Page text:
Do you hear a crackling noise? A condition called tinnitus can cause you to hear buzzing, crackling, whooshing, or other noises in your ears. Here’s some info.
Ever hear crackling, buzzing, or thumping sounds that seem to come from nowhere? If this is occurring with hearing aids, it could mean you need to come in and get an adjustment. But if you don’t use hearing aids, those sounds may just be coming from inside of your ear.
Don’t fret there’s no need to stress. Even though we generally view our ears with respect to what we see externally, there’s more than meets the eye – or in this case, the ear. Here are some of the more common sounds you may hear inside your ears, and what they might suggest is happening. Though most are harmless (and short-term), it’s a good idea to see us if any of these noises are persistent, cause pain, or are otherwise impeding your quality of life.
What’s the cause of the snap, crackle, and pop in I’m hearing?
It isn’t Rice Krispies, that’s for sure. When the pressure in your ears changes, whether from going underwater, altitude, or just yawning, you could hear popping or crackling noises. The eustachian tube, which is a small tube in your ear, is the cause of these noises. When the pressure in these mucus lined passageways equalizes, the passages open up allowing air and mucus to circulate.
If you have an excess of mucus inside of these passages, often as a result of allergies, a cold, or an ear infection, they can become clogged and the ordinarily automatic process will get interrupted. In severe situations where decongestant sprays, chicken soup, or antibiotics don’t give relief, a blockage may require surgical intervention. If you’re suffering from persistent ear pain or pressure and haven’t been able to find any relief, you should schedule an appointment with us to get diagnosed.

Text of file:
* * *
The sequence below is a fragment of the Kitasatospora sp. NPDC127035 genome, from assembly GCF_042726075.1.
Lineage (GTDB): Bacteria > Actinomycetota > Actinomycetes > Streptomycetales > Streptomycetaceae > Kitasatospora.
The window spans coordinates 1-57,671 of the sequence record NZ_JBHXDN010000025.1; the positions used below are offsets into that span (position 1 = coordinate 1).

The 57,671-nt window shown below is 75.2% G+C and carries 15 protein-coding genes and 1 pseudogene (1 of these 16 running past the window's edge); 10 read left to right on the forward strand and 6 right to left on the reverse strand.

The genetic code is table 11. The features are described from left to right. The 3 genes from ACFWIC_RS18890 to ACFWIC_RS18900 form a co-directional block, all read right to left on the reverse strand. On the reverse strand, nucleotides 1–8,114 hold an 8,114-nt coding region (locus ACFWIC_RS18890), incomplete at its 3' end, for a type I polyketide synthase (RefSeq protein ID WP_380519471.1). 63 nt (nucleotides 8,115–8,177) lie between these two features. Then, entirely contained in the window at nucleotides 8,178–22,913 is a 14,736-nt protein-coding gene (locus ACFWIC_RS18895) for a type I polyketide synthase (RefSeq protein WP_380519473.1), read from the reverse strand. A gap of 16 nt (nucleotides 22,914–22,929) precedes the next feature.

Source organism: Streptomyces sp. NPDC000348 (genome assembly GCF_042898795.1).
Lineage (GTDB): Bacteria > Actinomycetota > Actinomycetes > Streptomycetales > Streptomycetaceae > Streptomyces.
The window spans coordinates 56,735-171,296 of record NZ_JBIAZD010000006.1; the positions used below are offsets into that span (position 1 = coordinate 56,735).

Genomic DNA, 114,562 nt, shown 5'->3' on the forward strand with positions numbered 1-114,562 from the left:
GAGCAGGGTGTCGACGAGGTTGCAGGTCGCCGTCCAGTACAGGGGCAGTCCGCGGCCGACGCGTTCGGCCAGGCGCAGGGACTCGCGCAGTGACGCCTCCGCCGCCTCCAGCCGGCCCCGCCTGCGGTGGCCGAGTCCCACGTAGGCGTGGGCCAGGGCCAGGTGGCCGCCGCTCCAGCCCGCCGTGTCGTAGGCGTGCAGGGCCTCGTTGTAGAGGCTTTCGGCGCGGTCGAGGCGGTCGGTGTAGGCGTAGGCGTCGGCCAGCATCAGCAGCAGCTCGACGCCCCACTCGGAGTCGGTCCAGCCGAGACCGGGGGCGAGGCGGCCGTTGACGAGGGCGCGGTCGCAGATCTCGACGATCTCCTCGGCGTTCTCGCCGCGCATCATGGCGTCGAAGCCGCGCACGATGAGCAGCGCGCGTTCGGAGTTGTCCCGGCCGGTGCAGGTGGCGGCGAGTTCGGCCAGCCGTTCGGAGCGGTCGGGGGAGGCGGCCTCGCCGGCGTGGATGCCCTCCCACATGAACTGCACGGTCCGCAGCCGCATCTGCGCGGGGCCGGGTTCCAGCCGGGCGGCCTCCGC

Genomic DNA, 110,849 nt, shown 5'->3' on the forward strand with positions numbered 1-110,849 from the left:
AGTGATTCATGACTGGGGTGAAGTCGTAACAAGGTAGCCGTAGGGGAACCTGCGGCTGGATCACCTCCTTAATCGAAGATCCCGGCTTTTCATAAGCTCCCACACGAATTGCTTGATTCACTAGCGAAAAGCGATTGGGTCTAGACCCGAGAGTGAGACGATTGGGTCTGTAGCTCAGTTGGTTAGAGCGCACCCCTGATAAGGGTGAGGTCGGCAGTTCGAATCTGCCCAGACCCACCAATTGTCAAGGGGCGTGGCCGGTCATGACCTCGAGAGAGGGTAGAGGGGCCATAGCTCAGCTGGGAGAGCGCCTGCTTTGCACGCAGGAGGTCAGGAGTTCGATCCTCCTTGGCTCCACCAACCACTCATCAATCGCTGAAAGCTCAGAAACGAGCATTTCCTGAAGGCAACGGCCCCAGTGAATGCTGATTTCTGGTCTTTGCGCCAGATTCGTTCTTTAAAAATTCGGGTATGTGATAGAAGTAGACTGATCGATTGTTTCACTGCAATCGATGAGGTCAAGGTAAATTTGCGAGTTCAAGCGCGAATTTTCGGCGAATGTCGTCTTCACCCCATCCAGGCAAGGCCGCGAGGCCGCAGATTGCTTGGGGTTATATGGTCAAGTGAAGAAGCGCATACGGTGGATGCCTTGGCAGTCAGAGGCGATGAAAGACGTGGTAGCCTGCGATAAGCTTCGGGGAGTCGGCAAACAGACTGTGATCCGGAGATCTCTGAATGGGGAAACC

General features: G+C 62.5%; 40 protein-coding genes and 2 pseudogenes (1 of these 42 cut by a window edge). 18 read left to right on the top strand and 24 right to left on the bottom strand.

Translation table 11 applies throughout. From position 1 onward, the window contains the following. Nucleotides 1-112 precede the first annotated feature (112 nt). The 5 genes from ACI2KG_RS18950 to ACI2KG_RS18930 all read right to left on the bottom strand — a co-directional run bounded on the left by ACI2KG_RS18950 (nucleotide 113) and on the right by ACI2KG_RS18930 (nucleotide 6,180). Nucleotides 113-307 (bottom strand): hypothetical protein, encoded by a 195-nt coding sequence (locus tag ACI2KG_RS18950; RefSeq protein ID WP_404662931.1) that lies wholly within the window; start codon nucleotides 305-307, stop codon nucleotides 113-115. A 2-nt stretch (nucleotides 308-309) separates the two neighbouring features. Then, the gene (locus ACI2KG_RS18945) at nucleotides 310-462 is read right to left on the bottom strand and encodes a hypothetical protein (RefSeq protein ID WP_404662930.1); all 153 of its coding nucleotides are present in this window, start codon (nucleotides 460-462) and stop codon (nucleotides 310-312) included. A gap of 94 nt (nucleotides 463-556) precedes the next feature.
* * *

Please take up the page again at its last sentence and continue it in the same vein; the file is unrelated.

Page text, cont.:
I’m hearing vibrations in my ear – what does that mean?
Vibrations in the ear are sometimes a telltale sign of tinnitus. The word tinnitus refers to a disorder where sounds are heard in the ears but those noises don’t originate in the outside world. Most people will refer to it as a ringing in the ears and it occurs across the spectrum, from barely noticeable to unbearable.
Is the buzzing and ringing in my ear tinnitus?
There are also numerous reasons why you may hear these sounds if you wear hearing aids: the hearing aids aren’t sitting correctly within your ears, the volume is too high, or your batteries are running low. But these noises can also be caused by too much earwax.
Accumulated earwax is well known to cause itchiness and to make it more difficult to hear, as well as the potential of an ear infection, but how can it create sounds. If it is touching your eardrum, it can actually restrict the eardrum’s ability to function, which is what produces the buzzing or ringing.
Chronic buzzing or ringing is an indication that you are dealing with tinnitus. Even ringing from excessive earwax counts as a kind of tinnitus. Tinnitus itself is commonly a symptom of something else going on with your health and isn’t itself a disorder or disease. Your tinnitus may be triggered by simple earwax build up but it can also be associated with more serious problems like anxiety and depression. Diagnosing and treating the underlying health problem can help relieve tinnitus, so you should contact us to find out more about ways to minimize your symptoms.
What are the weird rumblings i’m hearing?
This specific symptom is self-created. Sometimes, you can hear a low rumble when you yawn. That rumble is the sound of tiny muscles inside of your ears contracting in order to dampen sounds you make. They reduce the volume on yawning, chewing, and even your own voice.